Kudos to the New York Times for noting the disconnect between Congress earmarking funds for questionable projects and, at the same time, cutting funding for the agency responsible for fueling much of the innovation that has driven our economy and improved our health and welfare.
From the article:
While cutting the budget of the [National] [S]cience [F]oundation, Congress found money for the Rock and Roll Hall of Fame, the Alabama Sports Hall of Fame in Birmingham, the Country Music Hall of Fame in Nashville, bathhouses in Hot Springs, Ark., and hundreds of similar projects.
The science foundation helped finance research that led to Web browsers, like Internet Explorer and Netscape, and to search engines like Google. Its research has produced advances in fields from astronomy to zoology, including weather forecasting, nanotechnology, highway safety and climate change.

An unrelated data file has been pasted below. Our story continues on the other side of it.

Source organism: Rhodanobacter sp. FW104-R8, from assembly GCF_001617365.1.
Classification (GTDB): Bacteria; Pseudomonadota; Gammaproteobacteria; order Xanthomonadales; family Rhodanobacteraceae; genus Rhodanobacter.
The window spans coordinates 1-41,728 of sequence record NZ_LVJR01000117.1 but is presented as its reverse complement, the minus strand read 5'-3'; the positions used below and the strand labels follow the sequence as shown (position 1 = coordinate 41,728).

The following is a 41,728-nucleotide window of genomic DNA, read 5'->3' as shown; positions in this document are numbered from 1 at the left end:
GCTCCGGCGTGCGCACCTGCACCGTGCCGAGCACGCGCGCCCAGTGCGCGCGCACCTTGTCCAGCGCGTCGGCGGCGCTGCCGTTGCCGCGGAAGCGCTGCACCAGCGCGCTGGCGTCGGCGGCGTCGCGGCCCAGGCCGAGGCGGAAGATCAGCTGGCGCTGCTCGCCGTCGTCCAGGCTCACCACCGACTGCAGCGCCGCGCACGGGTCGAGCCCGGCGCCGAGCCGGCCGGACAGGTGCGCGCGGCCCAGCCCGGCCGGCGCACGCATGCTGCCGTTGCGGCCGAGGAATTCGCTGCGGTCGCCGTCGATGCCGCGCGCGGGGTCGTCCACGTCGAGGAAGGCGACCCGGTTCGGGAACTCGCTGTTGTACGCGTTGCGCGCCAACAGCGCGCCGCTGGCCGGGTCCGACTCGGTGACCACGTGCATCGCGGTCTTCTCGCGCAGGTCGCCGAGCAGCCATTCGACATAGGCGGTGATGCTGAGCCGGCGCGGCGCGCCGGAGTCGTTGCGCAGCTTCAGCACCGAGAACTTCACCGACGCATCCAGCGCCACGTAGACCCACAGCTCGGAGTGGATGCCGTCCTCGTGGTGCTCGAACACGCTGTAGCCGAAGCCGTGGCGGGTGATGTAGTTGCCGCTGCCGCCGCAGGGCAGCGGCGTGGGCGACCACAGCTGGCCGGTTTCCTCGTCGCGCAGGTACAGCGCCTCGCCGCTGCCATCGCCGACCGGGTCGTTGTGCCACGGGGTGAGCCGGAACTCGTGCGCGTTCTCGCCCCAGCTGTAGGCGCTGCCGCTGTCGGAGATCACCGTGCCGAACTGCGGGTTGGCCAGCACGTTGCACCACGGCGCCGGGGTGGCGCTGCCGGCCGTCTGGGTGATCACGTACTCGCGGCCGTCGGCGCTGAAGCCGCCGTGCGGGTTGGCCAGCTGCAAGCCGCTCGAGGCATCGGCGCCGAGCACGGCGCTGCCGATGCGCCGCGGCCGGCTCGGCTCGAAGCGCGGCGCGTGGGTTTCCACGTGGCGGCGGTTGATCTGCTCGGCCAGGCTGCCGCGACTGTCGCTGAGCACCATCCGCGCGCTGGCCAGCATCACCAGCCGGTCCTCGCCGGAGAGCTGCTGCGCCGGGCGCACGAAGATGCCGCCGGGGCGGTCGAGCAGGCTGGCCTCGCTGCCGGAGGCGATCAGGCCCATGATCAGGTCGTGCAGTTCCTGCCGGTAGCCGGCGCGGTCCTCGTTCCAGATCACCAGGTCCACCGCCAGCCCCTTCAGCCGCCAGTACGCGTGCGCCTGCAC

And the Times is right to contrast the increases with the cuts. With budget caps as tight as they are — discretionary spending increasing just 4 percent, with that increase in a select few agencies (DOD and NASA, most notably in R&D) — appropriations are truly a zero-sum game. Funding for new earmarks must come out of existing funding. In FY 2004, earmarks accounted for nearly $2 billion of the federal R&D budget. In FY 2005, it’s likely to be even higher (though I don’t yet have the numbers).
In any case, I’m pleased to see that the mainstream press is beginning to bang the drum about the dangers of underfunding fundamental research. Maybe it’ll have some positive effect on the FY 2006 budget process…(which has already begun!).
Here’s the full article.
Also here’s recent coverage of the NSF cuts.